In episode 55, Stacey learns about designing instruction that promotes L2 writing development from Dr. Heather Willis Allen, associate professor of French at the University of Wisconsin – Madison. Heather is an accomplished teacher and researcher, co-author of a 2016 book on multiliteracies along with Kate Paesani and Beatrice Dupuy, and brings a research-informed perspective to topics such as how to provide written corrective feedback and how to scaffold assignments to help students avoid common writing pitfalls.

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Show Notes

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You can learn more about Heather Willis Allen on her faculty page and can access many of her publications here.

You might remember Heather’s co-author Dr. Kate Paesani from Episode 49: Multiliteracies and CARLA Resources for Teachers with Kate Paesani

Some resources mentioned on the show…

…The Foreign Language Annals article Students’ and Instructors’ Perceived Value of Language and Content Curricular Goals by Nicole Mills & Samuel T. Moulton

The Undergraduate Spanish Major Curriculum: Faculty, Alumni, and Student Perceptions by Tammy Jandrey Hertel & Abby Dings

Hiram Maxim’s professional website where you can find quite a few PDFs of publications, including one paper on textual borrowing


Just as an aside, here is a resource on student writing that I really enjoyed and that presents another perspective. If you liked this episode, you might also enjoy this post from Senor Fernie:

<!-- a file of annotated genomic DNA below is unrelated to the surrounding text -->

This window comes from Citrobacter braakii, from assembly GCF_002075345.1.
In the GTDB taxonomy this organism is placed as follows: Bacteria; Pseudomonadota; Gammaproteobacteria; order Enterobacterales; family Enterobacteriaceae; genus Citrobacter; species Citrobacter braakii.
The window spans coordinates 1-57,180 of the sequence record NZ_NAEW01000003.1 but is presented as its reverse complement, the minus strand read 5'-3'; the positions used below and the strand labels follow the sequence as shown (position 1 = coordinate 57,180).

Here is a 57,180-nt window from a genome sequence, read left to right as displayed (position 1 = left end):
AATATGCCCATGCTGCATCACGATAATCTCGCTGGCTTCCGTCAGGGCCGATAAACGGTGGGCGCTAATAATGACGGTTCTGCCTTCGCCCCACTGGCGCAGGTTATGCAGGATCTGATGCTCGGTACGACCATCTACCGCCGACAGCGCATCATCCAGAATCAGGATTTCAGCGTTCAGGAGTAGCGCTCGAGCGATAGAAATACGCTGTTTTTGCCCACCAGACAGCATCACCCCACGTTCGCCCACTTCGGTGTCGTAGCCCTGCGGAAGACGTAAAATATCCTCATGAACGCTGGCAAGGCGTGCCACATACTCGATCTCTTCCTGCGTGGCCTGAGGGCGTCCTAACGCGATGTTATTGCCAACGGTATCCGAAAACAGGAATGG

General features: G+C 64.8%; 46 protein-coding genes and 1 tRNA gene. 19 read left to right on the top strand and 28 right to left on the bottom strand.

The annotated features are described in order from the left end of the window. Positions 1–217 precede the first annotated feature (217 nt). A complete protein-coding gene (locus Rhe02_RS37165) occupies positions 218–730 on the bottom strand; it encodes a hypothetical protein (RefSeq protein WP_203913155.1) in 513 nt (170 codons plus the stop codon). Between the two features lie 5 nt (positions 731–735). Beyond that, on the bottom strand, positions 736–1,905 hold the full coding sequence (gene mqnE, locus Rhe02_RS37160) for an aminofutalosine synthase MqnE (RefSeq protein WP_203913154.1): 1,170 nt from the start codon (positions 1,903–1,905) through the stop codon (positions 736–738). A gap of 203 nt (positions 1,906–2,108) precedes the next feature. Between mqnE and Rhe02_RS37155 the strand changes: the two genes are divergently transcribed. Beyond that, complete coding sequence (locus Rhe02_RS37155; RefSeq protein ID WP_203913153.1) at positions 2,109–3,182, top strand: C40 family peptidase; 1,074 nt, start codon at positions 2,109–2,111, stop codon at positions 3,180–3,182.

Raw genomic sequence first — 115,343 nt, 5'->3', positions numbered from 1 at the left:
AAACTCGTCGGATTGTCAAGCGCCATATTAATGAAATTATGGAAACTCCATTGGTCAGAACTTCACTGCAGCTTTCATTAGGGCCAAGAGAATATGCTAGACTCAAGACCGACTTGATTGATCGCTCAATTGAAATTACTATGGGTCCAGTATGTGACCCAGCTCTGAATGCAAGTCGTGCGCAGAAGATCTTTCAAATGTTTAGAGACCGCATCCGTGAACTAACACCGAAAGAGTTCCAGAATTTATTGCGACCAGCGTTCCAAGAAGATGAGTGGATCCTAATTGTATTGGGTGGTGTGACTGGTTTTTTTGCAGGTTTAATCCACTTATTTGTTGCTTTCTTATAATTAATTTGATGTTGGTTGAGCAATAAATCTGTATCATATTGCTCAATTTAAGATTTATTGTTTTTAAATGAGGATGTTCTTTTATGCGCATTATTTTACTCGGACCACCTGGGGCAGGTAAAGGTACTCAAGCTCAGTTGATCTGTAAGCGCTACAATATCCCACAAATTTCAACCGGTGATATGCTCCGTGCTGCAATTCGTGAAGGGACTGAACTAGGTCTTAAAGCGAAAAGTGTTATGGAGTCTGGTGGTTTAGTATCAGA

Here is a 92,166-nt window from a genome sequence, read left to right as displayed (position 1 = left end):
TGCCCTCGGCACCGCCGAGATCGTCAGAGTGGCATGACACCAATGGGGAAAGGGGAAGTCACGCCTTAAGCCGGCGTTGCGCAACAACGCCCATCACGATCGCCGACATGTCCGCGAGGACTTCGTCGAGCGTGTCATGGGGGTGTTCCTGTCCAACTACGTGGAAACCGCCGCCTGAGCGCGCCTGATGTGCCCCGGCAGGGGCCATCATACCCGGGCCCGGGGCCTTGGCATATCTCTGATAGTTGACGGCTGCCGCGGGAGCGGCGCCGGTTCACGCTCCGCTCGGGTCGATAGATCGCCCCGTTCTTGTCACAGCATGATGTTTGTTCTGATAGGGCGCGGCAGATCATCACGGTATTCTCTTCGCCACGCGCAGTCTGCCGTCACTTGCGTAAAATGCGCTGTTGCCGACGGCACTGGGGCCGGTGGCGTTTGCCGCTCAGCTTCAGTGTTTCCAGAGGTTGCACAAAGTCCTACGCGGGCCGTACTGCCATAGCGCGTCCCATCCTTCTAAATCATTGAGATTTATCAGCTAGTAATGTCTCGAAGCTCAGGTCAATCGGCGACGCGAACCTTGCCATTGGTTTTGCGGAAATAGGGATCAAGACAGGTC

blurb 55a

3 thoughts on “We Teach Languages Episode 55: L2 Writing Instruction and Corrective Feedback with Heather Willis Allen

  1. Listening to this episode I was again reminded to the differences (as perceived by me) between teaching in the target language, and in having a shared L1 in a class. In my experience teaching English in a multilingual background class, feedback has to be given in the target language, which necessarily limits that feedback to what the learners know and understand. But this also means that they are learning the L2 in the process of understanding the feedback, so the feedback becomes another lesson.

    This episode also reminded me of what is most useful about this podcast series, in that through the discussion between the interviewer (in this case, Stacey) and the guest speaker, a lot more is shared and adds to the richness!

    Heather’s discussion about writing instruction also made me reflect – the quote displayed on this page says it all: “Start with an interesting and relevant assignment. Something that’s intellectually rich. Something that’s realistic. Something that weaves together language and culture…” I’ve found those tips are very important when working with adults who have very different backgrounds and very different motivations for learning English. Sometimes it is difficult to find things that meet all of those ‘criteria’, but it is worth the effort in the value that students get from the task.

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